The tech community in the Tampa-St. Pete area is strong and growing stronger, says Daniel James Scott, CEO of the Tampa Bay Technology Forum. He shared his assessment of local tech talent and innovation at a March forum hosted by the Tampa Downtown Partnership. 83 Degrees reprints his remarks here.
Good morning! I’m spending the first few hours of my 50th working day with the Tampa Bay Technology Forum here with you because I believe in the power of Tampa’s downtown to attract, create and nurture jobs that will be the backbone of this region’s economic future.
And technology jobs will lead that charge.
I spent the last four and a half years as the co-founder and associate director of the entrepreneurship program at USF St. Petersburg
. It was a difficult decision to leave those students – they are bright, motivated, technology natives. I’ve had students leave to teach at the Flatiron School coding program, join Y Combinator, and even get named to the top 25 under 25 in New York City tech. More important to me, I’ve had students stay for great paying jobs in tech and even start tech companies, raise money and create new great paying jobs for their peers.
I was recently quoted in an article by Bob Trigaux
saying “I would not have left the university if I felt I could not make a big impact doing this.” And by this I mean help foster a stronger tech workforce environment for Tampa Bay.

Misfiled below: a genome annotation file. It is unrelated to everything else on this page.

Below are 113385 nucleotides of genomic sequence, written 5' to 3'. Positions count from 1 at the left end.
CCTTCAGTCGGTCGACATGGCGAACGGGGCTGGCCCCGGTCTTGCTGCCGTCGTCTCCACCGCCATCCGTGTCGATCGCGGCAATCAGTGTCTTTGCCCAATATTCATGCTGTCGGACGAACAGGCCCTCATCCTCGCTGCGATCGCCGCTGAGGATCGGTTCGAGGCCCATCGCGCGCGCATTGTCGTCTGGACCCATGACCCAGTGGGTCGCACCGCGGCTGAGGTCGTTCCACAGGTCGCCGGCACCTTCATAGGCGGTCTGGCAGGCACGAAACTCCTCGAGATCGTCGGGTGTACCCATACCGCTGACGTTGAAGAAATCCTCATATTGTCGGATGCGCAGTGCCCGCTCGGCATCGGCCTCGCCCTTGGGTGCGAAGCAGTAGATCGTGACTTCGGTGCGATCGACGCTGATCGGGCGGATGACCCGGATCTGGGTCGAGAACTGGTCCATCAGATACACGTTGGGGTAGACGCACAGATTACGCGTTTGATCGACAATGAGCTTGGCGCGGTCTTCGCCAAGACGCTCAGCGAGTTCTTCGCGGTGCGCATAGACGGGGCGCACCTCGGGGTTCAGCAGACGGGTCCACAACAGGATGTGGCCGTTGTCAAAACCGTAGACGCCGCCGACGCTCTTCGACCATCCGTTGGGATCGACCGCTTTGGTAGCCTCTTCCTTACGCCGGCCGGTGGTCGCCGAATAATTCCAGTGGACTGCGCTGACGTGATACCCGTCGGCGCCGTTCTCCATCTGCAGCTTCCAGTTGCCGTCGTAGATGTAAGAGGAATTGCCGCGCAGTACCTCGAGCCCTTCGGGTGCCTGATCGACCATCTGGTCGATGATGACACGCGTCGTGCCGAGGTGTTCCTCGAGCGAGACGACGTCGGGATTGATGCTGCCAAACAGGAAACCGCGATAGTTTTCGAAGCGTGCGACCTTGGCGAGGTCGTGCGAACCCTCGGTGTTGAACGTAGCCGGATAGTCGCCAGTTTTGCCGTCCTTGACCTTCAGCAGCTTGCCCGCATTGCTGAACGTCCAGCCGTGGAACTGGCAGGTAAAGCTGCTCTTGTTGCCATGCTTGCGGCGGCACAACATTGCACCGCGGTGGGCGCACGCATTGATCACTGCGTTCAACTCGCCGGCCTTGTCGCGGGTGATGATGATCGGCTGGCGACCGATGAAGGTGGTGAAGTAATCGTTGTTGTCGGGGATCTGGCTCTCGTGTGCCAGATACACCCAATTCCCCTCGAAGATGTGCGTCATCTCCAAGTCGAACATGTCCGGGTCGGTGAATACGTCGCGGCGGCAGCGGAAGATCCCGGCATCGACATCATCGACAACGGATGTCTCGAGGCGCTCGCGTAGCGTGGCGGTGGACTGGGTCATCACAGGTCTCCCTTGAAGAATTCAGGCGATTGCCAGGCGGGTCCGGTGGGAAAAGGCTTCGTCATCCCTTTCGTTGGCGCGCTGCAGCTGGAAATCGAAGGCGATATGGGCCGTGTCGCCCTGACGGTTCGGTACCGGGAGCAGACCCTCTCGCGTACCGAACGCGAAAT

So … can we do it? I would argue we already are doing it.
We have the bench strength.
For every two employees in the workforce, Tampa Bay has a student in K-12 or higher ed. Within a 2-hour drive radius of where we are sitting this morning (at the Tampa Downtown Hilton
), we have access to more college students than enrolled in the entire state of Colorado – by the way, ranked multiple times as the second most educated state in America.
And those students here in Tampa Bay are entering a job market seeing a double digit growth in new IT positions from when they started as a freshman into their late twenties. Livibility.com, when ranking Tampa as one of the top 100 best places to live this year, named technology as one of four industries that “anchor Tampa’s economy.”